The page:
Of course, a policy of confirmation after 4 to 6 weeks could, theoretically, allow growth and spread of a malignant tumor. This concern seems unfounded in regard to prostate cancer. Cancer progression in "watchful waiting" trials support the concept that prostate cancer has a prolonged natural history. Epstein et al32 studied 70 men with clinical stage T1c prostate cancer who underwent watchful waiting with repeat needle sampling to assess progression. Of 70 cases, 9 (12.9%) showed an increase in Gleason grade from 6 or less to 7 or greater. They concluded that a delay of several months between biopsy and surgical therapy was no cause for concern. Lastly, Stamey and Kabalin33 examined serial PSA levels in men with untreated prostate cancer. These investigators concluded that the rate of increase of PSA levels in men with clinical stage T1 or T2 prostate cancer suggested a doubling time of at least 2 years. Furthermore, data in the recent Swedish randomized trial of radical prostatectomy vs watchful waiting showed no difference in time to metastases for the first 5 years after treatment, suggesting that delay in diagnosis of a few weeks or months is unlikely to alter treatment efficacy.34 One can extrapolate these results to suggest that men should not be concerned about waiting several weeks to confirm an elevated PSA level before proceeding to prostate biopsy.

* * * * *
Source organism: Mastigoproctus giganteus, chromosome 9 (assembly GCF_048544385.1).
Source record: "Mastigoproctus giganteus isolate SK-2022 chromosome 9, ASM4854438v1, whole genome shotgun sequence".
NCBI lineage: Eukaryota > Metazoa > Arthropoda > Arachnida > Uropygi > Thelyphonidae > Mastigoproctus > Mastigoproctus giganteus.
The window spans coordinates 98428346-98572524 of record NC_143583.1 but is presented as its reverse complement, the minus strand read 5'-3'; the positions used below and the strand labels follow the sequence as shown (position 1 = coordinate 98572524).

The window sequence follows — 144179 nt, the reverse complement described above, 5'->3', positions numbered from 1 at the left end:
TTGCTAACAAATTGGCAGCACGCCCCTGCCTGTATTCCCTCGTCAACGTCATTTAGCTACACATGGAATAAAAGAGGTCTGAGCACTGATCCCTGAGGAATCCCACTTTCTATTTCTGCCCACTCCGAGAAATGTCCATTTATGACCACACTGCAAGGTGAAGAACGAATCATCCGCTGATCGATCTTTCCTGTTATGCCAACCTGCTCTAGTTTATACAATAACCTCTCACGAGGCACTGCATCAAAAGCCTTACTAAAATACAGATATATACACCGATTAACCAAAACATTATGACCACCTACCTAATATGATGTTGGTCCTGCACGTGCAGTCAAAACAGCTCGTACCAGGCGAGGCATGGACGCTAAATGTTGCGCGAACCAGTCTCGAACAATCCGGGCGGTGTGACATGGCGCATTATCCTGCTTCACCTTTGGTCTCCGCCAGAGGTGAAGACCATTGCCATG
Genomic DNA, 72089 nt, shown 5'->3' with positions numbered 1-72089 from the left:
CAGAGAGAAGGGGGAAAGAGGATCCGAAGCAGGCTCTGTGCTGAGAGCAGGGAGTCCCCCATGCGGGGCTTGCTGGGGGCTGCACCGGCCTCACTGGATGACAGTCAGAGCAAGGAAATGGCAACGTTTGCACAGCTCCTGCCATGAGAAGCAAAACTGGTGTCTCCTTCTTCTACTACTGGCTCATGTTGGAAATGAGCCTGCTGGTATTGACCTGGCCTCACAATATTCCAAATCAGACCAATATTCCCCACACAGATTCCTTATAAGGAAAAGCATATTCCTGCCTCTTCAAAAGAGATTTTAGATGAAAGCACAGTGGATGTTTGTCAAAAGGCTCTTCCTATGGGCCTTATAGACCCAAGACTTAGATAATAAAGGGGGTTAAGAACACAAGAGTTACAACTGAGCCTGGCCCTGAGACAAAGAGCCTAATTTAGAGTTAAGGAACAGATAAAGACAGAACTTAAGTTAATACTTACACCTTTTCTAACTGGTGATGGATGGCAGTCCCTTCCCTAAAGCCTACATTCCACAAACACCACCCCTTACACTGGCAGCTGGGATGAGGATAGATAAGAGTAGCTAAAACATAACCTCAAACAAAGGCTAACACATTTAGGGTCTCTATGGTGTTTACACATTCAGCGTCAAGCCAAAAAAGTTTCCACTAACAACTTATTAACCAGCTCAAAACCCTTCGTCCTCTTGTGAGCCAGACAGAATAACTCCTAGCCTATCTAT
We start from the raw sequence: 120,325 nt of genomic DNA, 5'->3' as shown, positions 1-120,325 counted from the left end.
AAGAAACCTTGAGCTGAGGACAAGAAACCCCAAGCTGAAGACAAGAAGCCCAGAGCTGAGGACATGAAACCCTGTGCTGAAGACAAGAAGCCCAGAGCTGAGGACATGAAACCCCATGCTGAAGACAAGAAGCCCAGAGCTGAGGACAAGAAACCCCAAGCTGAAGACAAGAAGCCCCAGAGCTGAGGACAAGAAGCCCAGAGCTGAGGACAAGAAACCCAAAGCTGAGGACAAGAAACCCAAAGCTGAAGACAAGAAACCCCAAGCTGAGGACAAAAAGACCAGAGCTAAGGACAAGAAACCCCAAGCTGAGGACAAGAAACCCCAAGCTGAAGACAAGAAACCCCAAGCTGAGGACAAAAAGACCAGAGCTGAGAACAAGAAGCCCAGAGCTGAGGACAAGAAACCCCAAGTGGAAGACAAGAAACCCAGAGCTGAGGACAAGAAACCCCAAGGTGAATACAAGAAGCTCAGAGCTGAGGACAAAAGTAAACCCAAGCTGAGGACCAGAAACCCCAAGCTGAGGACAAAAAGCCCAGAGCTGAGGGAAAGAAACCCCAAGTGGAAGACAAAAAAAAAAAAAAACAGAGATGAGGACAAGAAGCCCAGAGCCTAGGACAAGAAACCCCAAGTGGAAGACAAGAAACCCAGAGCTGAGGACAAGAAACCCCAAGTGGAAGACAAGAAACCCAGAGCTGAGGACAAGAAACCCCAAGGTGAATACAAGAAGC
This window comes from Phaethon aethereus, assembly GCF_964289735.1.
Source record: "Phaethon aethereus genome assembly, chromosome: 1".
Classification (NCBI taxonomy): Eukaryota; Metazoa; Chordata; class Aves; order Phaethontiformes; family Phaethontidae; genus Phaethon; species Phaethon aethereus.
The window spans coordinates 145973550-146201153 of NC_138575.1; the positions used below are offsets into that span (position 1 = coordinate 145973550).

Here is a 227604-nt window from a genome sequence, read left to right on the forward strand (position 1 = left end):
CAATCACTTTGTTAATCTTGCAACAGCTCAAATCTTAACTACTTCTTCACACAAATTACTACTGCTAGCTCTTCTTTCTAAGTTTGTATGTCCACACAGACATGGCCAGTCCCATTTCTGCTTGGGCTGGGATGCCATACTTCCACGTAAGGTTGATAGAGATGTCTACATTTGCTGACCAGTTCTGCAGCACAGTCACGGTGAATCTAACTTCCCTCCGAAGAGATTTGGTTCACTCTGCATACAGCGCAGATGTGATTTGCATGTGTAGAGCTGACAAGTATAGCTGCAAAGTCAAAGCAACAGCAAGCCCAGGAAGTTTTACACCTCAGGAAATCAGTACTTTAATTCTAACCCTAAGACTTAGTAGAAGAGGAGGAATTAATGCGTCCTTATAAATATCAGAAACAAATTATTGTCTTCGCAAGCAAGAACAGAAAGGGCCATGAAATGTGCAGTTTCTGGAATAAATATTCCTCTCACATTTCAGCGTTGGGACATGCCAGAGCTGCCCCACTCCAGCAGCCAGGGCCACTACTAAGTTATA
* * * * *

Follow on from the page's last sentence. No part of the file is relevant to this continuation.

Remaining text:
A potential limitation of our study is that we cannot be certain that men have not been diagnosed as having prostate cancer without our knowledge during the study period. This seems unlikely, however. Each participant completed an annual health summary that requested information regarding new medical problems, including a new diagnosis of malignancy. Men diagnosed as having prostate cancer usually undergo treatment. Men treated with radical prostatectomy or hormonal therapy would have had a marked decline in PSA level that would have been noted during annual testing.

Another limitation is the lack of biopsy data in men who developed an elevated PSA level during this trial. Some of these men may have had prostate cancer. Nevertheless, there is little risk in waiting to confirm a sustained increase in PSA level before proceeding with a diagnostic biopsy. Because of the apparent fluctuations in PSA levels over time, this policy would decrease the number of unnecessary biopsies, but still diagnose men within a reasonably safe time frame.

Catalona WJ, Richie JP, Ahmann FR.  et al.  Comparison of digital rectal examination and serum prostate-specific antigen in the early detection of prostate cancer: results of a multicenter clinical trial of 6,630 men.  J Urol.1994;151:1283-1290.